[For a list of all approved NAWCA projects in the United States, Canada and Mexico, click here.]
For background, the NAWCA is the only federal grant program dedicated to the conservation of wetland habitats for migratory birds. According to the DOI, since 1989, funding has advanced the conservation of wetland habitats and their wildlife in all 50 states, Canada and Mexico and engaged 6,300-plus partners in more than 3,000 projects. Federal funds are typically leveraged at twice the legally required dollar-for-dollar, non-federal match-to-grant ratio. NAWCA project partners include private landowners, states, local governments, conservation organizations, sportsmen’s groups, tribes, trusts and corporations.
Because the MBCC also is tasked with directing funds raised by the sale of Federal Migratory Bird Hunting and Conservation Stamps, or “Duck Stamps,” to waterfowl habitat and hunting conservation, there is more good news. The MBCC also approved $47.1 million from the Migratory Bird Conservation Fund to conserve 21,259 acres impacting six national wildlife refuges, which will be added to public use and hunting programs. Refuges include one each in Arkansas, New Jersey, South Carolina and Washington and two in Texas. While waterfowl hunters are required to buy an annual Duck Stamp celebrating America’s waterfowl hunting heritage, some non-hunters put their stamp on conservation by purchasing them too. A current stamp, by the way, also serves as a pass into any national wildlife refuge charging an entry fee. As for the significance of that little stamp, since 1934, the Federal Duck Stamp Program and Migratory Bird Conservation Fund have provided more than $1.1 billion for habitat conservation in the National Wildlife Refuge System alone.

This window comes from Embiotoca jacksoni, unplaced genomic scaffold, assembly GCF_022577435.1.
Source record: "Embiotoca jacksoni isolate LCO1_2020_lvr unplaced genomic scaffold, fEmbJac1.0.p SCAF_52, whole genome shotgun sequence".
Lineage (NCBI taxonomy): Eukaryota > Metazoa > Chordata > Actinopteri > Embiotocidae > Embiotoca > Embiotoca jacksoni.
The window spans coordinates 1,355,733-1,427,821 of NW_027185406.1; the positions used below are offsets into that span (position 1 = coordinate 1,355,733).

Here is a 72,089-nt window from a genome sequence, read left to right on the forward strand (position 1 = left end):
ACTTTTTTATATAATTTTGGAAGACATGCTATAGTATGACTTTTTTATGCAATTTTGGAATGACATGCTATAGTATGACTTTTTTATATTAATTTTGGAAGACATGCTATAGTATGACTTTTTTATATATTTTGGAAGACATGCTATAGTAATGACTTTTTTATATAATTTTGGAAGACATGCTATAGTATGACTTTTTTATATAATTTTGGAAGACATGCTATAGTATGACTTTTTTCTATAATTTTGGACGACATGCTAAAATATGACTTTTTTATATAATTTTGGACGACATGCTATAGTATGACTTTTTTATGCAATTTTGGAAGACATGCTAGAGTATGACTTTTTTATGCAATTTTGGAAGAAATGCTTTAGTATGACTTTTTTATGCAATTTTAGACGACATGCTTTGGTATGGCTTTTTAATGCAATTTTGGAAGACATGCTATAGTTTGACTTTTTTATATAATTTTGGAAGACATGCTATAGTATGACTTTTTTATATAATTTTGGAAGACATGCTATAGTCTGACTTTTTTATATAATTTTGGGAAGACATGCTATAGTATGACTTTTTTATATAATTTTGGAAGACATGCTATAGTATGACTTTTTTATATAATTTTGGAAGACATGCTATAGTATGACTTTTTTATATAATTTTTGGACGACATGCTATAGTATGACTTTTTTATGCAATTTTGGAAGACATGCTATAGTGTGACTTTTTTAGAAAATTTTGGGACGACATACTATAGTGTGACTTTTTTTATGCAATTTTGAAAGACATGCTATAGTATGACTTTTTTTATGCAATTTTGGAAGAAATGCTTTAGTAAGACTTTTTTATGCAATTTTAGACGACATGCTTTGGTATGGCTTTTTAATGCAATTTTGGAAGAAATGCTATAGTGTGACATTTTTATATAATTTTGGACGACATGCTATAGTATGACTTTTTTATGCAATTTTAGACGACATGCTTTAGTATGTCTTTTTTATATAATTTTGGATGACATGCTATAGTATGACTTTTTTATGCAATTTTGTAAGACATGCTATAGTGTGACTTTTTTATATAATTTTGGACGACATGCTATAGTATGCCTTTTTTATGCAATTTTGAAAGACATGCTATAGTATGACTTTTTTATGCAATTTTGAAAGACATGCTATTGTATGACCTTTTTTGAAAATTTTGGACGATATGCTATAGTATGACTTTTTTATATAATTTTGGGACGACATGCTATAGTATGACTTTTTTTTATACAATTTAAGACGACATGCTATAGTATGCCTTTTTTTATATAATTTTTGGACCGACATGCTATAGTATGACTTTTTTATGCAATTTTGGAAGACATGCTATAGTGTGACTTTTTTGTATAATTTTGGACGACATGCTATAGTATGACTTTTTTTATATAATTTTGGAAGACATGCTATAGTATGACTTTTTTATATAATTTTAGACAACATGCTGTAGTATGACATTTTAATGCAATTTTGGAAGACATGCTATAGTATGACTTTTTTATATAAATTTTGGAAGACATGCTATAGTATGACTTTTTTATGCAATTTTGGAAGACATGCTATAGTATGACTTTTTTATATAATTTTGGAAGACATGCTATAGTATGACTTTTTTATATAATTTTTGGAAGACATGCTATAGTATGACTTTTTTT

About the Migratory Bird Conservation Commission: The MBCC was established on Feb. 18, 1929, by the passage of the Migratory Bird Conservation Act. Chaired by Secretary of the Interior David Bernhardt, current members include Secretary of Agriculture Sonny Perdue; Environmental Protection Agency Administrator Andrew Wheeler; Sen. John Boozman of Arkansas; Senator Martin Heinrich of New Mexico; and U.S. representatives Robert J. Wittman of Virginia and Mike Thompson of California. The MBCC has helped to conserve much of America’s critical waterfowl habitat and establish and/or enhance much of its most popular waterfowl hunting destinations.
About the Author: Karen Mehall Phillips is the director of communications for the NRA Hunters’ Leadership Forum and senior editor of NRA’s American Hunter-HLF. An avid rifle and bow hunter, she has hunted for 30 years and in 29 states, Canada, Italy, Finland, Germany, Spain, New Zealand, Greenland and Africa, including for two of the Big Five. An NRA Endowment member, Karen worked in the NRA public relations arena prior to joining NRA Publications in 1998. She is the founding editor of two NRA official journals: America's 1st Freedom and Woman's Outlook. National writing awards include being named the 2015 Carl Zeiss Sports Optics Writer of the Year. She is a founding member of the Professional Outdoor Media Association, a member of Safari Club International and a Life member of the Dallas Safari Club and the Mule Deer Foundation.